Her work has been selected for multiple prizes. These include the CBC Poetry Prize, the Ploughshares Emerging Writer’s Contest and the Sawti Poetry Prize in English.
She was also given a Royal Society of Literature Award and an Open Project Grant from Creative Scotland as co-founder and director of the Scottish BAME Writers Network.
In Spring 2020, she released her second chapbook ‘Hinge’ which was nominated by the Poetry Book Society as the Summer 2020 Pamphlet Choice.
Pirmohamed’s writing is elegant and exquisite, often surreal in style and revolving around the recurring themes of nature, prayer and national identity.
“I suppose I am always writing in relation to nation, and its borders,” she says in an interview with Bhanu Kapil, one of many established British Asian writers in the contemporary literary scene.
Pirmohamed describes how her poetry considers how national spaces are “fraught and fractured, and then held together, by strangeness and familiarity.”
Writers like Rupi Kaur and Nikita Gill have greatly contributed to South Asian poetry’s established position on the literary map.
Pirmohamed joins their ranks, paving the way for future British Asian writers to express their identity through the unique medium of verse.
Among the ever-growing collective of British Asian writers is Manjeet Mann, an artist of tremendously diverse talent.
She is an actress, playwright, screenwriter, director and since the release of her first novel in March 2020, a highly praised writer.
Her film work has graced the stages of the BBC, The Birmingham Rep and Hackney Showrooms.
She is also a skilled sportswoman, trained in boxing, Pilates, marathon-running and swimming.
Mann has combined her love of sports with her passion for theatre to help bring about social change.
In 2018, she founded Run The World. It is a not-for-profit organisation that empowers women and girls from marginalised backgrounds through sport and storytelling.
Her debut novel ‘Run Rebel’ (2020) also advocates sport as a powerful tool for positive change.
It follows the life of Amber, a young Punjabi girl who, through running, finds freedom from the claustrophobia of cultural rules at home.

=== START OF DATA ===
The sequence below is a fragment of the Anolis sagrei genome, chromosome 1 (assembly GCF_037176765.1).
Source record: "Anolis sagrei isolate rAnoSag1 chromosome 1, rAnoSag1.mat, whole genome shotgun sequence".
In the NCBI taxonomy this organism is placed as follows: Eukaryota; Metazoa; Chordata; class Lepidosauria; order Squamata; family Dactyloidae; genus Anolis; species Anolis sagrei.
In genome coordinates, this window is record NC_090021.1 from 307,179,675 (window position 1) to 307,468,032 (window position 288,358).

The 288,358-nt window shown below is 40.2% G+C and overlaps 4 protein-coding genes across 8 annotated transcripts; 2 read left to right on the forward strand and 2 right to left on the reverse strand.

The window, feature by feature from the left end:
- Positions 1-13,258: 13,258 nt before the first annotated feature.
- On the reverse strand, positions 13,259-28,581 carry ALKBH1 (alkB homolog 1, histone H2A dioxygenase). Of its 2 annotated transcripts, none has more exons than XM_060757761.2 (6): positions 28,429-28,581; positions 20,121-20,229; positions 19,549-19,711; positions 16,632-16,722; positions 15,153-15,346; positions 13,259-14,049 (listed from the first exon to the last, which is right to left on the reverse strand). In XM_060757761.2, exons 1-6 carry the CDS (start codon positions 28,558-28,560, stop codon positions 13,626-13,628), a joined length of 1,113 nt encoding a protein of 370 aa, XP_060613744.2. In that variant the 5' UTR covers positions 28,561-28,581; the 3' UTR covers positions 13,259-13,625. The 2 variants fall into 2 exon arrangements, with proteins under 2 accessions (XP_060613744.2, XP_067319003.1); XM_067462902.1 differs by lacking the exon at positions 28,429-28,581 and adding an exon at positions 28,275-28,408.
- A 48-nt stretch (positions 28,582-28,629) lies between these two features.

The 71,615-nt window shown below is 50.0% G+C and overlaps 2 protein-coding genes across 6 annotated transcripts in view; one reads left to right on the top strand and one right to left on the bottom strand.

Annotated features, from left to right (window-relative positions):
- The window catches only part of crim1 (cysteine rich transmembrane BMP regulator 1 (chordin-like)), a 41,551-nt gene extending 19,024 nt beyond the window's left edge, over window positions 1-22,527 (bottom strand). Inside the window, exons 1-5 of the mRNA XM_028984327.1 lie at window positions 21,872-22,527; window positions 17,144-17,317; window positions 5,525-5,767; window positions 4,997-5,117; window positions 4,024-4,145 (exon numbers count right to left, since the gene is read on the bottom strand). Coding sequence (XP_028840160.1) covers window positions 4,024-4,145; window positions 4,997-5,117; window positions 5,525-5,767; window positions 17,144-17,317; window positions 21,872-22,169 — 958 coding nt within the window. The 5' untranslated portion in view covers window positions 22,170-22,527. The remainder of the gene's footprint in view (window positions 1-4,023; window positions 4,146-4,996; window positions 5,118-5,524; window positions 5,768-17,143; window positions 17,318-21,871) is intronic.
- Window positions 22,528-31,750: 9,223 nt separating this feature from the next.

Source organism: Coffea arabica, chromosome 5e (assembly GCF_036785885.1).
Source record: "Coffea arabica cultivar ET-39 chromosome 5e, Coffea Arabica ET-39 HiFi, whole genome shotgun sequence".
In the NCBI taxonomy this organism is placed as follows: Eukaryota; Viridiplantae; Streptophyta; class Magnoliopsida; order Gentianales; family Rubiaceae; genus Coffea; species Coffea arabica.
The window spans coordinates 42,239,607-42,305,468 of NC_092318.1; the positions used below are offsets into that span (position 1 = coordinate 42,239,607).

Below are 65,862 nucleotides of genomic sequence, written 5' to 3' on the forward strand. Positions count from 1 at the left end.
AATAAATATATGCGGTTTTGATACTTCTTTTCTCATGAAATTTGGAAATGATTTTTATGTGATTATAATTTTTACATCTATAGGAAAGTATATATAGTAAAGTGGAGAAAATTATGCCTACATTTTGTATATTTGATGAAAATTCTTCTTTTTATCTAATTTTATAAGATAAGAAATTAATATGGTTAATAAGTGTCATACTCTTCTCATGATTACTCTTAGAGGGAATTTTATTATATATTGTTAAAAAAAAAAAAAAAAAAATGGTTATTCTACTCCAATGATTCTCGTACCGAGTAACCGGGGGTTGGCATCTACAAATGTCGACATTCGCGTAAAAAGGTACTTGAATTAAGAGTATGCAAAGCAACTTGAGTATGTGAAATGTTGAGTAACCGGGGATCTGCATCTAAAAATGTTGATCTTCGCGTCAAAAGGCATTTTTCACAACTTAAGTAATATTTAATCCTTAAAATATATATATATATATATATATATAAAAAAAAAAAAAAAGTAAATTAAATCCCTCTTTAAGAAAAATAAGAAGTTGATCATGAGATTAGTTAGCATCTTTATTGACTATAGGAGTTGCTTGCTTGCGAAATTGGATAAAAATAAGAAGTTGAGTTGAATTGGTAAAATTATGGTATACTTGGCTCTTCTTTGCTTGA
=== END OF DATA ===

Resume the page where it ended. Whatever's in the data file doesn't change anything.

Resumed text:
It was listed by The Guardian as one of the best books of 2020 so far:
“Mann’s brilliant, coruscating verse novel lays out the anatomy of Amber’s revolution, and the tentative first flowerings of hope and change.”
As a verse novel, ‘Run Rebel’ (2020) blurs the boundary between poetry and prose. Mann articulates her story with a series of engaging, fast-paced poems that drive the plot forward as Amber runs towards an empowered future.
Aimed at young adults, ‘Run Rebel’ (2020) provides a much-needed example of British Asian representation in contemporary literature.
Jasbinder Bilan is also one of many British Asian writers catering for younger audiences.
As well as a writer she is a teacher and mother of two sons. In 2019, she published her debut children’s book ‘Asha and The Spirit Bird.’
The book quickly gained wide recognition after winning the renowned and longstanding Costa Children’s Book Award. It was also nominated for the Carnegie Medal and shortlisted for the Waterstones Children’s Book Prize.
The adventure story follows 11-year-old Asha as she journeys through the Himalayas. She is guided by a majestic bird who she believes to be the spirit of her grandmother.
Bilan draws from family folklore, in particular, the stories of her grandmother, who she was always very close to. Through her magical writing, she shares the beauty of Hindu mythology and nature with young British audiences.
Bilan’s latest book similarly explores Indian culture and celebrates the enchanting memories of one’s own heritage.
‘Tamarind And The Star of Ishta’ (2020) depicts a young protagonist visiting her ancestral home in India for the first time. It is due to be released in September 2020.
Bilan’s captivating books are stunning both visually and lyrically. They are perfect as stories to encourage British Asian children to reconnect with their cultural past.
In response to the lack of cultural diversity in Britain’s publishing industry, and especially in light of the Black Lives Matter movement, major UK publishers are implementing policies that aim to provide more opportunities for writers of colour.
These five British Asian writers belong to varying professional, cultural and literary backgrounds. Each one of them has seen tremendous success in their early writing careers.
These trailblazers are on their way to even bigger and brighter things. All the while they are redefining and expanding the representation of British Asians in contemporary media.
Be it through poetry, prose or spoken word; each wields the force of literature as a powerful tool for cultural understanding and equality.